16

This controlled experiment of burger decomposition explains in detail why fast food burgers do not decompose easily. The same can be applied to fries, which are smaller and come dehydrated from the frying. The main take-aways from this experiment are: 1: Dehydration is the main reason why fast food fries/burgers do not decompose easily. Placing the burgers ...


12

In humans (and all mammals), red blood cells lack mitochondria and therefore has no functional TCA cycle. They metabolize glucose mainly via glycolysis, forming lactate which is released from the cells; this yields 2 ATP for each glucose molecule, much less than complete oxidation (ca 30 ATP), but enough to support the red blood cells' energy needs. There ...


10

ATP is a bad medium for storing energy as detailed here. ATP has a molecular weight of 507 Da Glucose has a molecular weight of 180 Da, and contains the same amount of energy as 31 ATP molecules


10

From a theoretical perspective this is a very interesting question, mostly because it is difficult to completely abstain from carbohydrate intake on a normal diet. Even the popular low carb diets of the late 1990s and early 2000s (e.g. Atkins Diet, South Beach Diet) were just that, they were Low Carb, Not No Carb. We know there are essential dietary ...


9

This seems one form of a common question about evolution. That being: "Trait X would seem to be an advantage, so why can't organisms adapt to X? That is, why don't we have all traits that are advantageous at all? Why not just digest cellulose, but maybe why not lignin as well? Why shouldn't we photosynthesize our own food? What about sonar as well ...


9

Glycolysis needs a steady supply of NAD+ to happen - this is the driver for the anaerobic oxidation to lactate and ethanol, although this is energetically much less favorable than the complete oxidation. But without oxygen there is no other way to keep the glycolysis active for at least some energy supply. The difference is located in the enzymes available ...


6

well glycogen can be broken down into sugars a lot faster, many more branches means many more ends to clip individual sugars off of, that's how you mobilize the sugar for use, it is clipped of the end of a strand. With many more branches glycogen can mobilize more sugar more quickly. This is not important in plants but in animals that need to be able ...


6

The two structures on the left are correct; the one on the upper left is the alpha-D-fructofuranose form, while the one on the lower left is the beta-D-fructofuranose form. Fructose is a ketohexose (a six-carbon sugar with its carbonyl group present as a ketone group in the molecule's open-chain form); the carbonyl carbon (the 2-carbon, to be precise) is ...


5

The Atkins diet is based on that. Without carb intake, however, the citric acid cycle (CAC) eventually basically stops and proteins will be utilized to be converted to carb intermediates to feed the CAC. Progressive and strict use of the Atkins diet will eventually kill you as the CAC is essential to life. The idea behind Atkins is that fats will be used ...


5

In the process of exocytosis materials which are about to be released are transported in small vesicles to the plasma membrane. The plasma membrane fuses with these vesicles and this sets the substances free on the outside of the cell. See the figure (from here): The other possibility for transport vesicles is that they arrive at their target cell and ...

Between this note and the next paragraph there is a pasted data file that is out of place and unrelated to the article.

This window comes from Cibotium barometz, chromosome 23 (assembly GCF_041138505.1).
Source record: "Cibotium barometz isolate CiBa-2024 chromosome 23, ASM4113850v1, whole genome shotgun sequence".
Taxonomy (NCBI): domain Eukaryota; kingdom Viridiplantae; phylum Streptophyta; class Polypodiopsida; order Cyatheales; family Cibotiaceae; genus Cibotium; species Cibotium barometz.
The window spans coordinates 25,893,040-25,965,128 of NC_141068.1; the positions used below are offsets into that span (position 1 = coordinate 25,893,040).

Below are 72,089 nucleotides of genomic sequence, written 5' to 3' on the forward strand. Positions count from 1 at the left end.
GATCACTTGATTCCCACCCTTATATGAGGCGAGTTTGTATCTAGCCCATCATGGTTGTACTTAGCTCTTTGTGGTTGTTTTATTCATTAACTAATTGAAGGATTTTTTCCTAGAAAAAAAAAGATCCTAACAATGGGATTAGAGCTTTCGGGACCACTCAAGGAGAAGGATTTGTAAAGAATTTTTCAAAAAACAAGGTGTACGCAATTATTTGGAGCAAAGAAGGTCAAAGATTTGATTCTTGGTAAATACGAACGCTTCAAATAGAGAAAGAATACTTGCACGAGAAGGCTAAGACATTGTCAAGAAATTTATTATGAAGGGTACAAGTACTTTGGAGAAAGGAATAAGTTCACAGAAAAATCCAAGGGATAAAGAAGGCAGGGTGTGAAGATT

4

The question forgets that organisms consume materials for two reasons: To capture chemical energy (which it focuses on) and to gain molecules that the organism cannot otherwise produce. Cellulose effectively serves only one purpose in organisms that digest it: energy production. Eventually, it is broken down into H2O and CO2, both of which are excreted. ...


4

Even teachers are sometimes wrong. ;) Chitin is a homopolysaccharide. This just means that it is made up of repeating units of the same monosaccharide - in this case that monosaccharide is N-acetylglucosamine. Other examples of homopolysaccharides are glycogen and cellulose. The basic structure of chitin is shown below as a polymer of two N-...


4

While hemoglobin makes up about 90% of the protein in an RBC, there are many other proteins present as well, including enzymes in the anaerobic pentose phosphate pathway, which is responsible for metabolizing about 90% of the glucose entering the cell (the aerobic pathway takes care of the other 10%). There are also proteins responsible for maintaining the ...


4

As for the digestion of fats there are two digestive enzymes active in the stomach: Lingual lipase (produced with saliva) Gastric lipase (produced in the stomach chief cells) Both have activity optima in the acidic pH range. On the other hand, the salivary amylase that breaks down starch seems to be inactivated by the acidic environment. Sources: https:...


4

Summary The key difference between glycogen and amylopectin (the main constituent of starch) is not the number of α l,6-glycosidic branches, but their arrangement. In glycogen branches are successively subdivided, producing a relatively small globular structure that is unable to grow further. It is soluble in an aqueous environment and, with its numerous ...